Kelly Kehn: Like I said, it started in 2017, and early in 2017, I was at a women in gaming networking event, just before ICE so I think it was in January, in London. And I met … there’s certain people that you know in this industry, sometimes because you’re in the same room with them often and not for any other reason. So my co-founder, Tina was at this particular event and we had started to chat about women in the space and how there was starting to be a bit of talk about how there wasn’t enough women and at events like those, the conversation was always, “well, we’re the only ones” or “there’s never enough.” And that’s always where it ended. And Tina and I talked for a long time about, “well, how do we stop talking and start doing? And what do we do?”

Kelly Kehn: And there was talk about recruitment and there was talk about sort of training and all these sort of things. And where we ended up was that we care about the industry as a whole, and want to see the industry as a whole progress forward. And I mean that globally. And we also believe that D&I, once this industry gets a hold of what that concept is, what diversity and inclusion is, it doesn’t matter if you’re female, it doesn’t matter if you’re black, white, straight, gay, whatever that is, that concept applies across the board. And we’re an industry that’s heavily regulated. So it’s hard enough with the stigma, so it’s hard enough to get anyone, let alone people … we want to get the best talent but the unique thing about our industry is that because of that, we invest a lot in our people that we have.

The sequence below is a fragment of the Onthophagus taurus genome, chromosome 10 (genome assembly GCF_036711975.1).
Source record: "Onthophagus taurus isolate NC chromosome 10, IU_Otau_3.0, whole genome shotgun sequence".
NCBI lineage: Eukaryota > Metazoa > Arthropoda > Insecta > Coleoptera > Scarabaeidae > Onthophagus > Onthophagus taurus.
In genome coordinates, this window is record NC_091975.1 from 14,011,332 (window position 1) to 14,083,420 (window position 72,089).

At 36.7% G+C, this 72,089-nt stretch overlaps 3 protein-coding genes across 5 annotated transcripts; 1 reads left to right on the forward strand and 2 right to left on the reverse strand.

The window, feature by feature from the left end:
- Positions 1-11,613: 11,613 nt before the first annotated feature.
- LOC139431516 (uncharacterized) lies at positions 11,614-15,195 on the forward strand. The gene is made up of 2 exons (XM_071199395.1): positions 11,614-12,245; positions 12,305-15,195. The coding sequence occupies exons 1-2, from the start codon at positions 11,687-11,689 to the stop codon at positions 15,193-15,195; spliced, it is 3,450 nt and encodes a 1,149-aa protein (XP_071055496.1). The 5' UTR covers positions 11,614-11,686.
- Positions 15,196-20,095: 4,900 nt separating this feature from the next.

Kelly Kehn: So it really behooves us to have a culture that’s inclusive, because we need to keep those people. We’ve worked really hard, we’ve spend a lot of money to get them and we want to keep them. So that’s where we ended up. And we said, “okay, well, the way that we’re going to progress an entire industry globally, is to change the conversation. And the conversation has to go from, there’s not enough or whining about what the problem is or pinpointing the problem or naming and shaming, to what tools do you need to be better? To make it a commercial discussion.” And for us, where we landed, there’s lots of tools, obviously and I could talk for four hours about the tools, but the main tool that we offer and that we landed on, was data.

Kelly Kehn: If you don’t understand where you are, if you don’t understand where you want to be, and if you can’t benchmark it, you can never take that topic to the board. You can never make it a priority within a company’s organization, because they can’t understand what they’re putting money towards. So that’s where we are. The first year, we worked really hard fundraising, as I’ve said, there’s industry organizations that fund us and lead. And we also built out a data collection tool. We worked with Oxford University in the UK. We also worked with UNLV to build out that data collection, what that framework should be so that companies around the world can pick it up, can participate. We privately benchmark for any company who wants to participate with us. So they take the survey, we give them a score, we take that data. Then we publicly summarize it and anonymize it and put it out for anyone who wants to pick it up. And that is our hope, that any company that uses that will have a key tool in order to progress.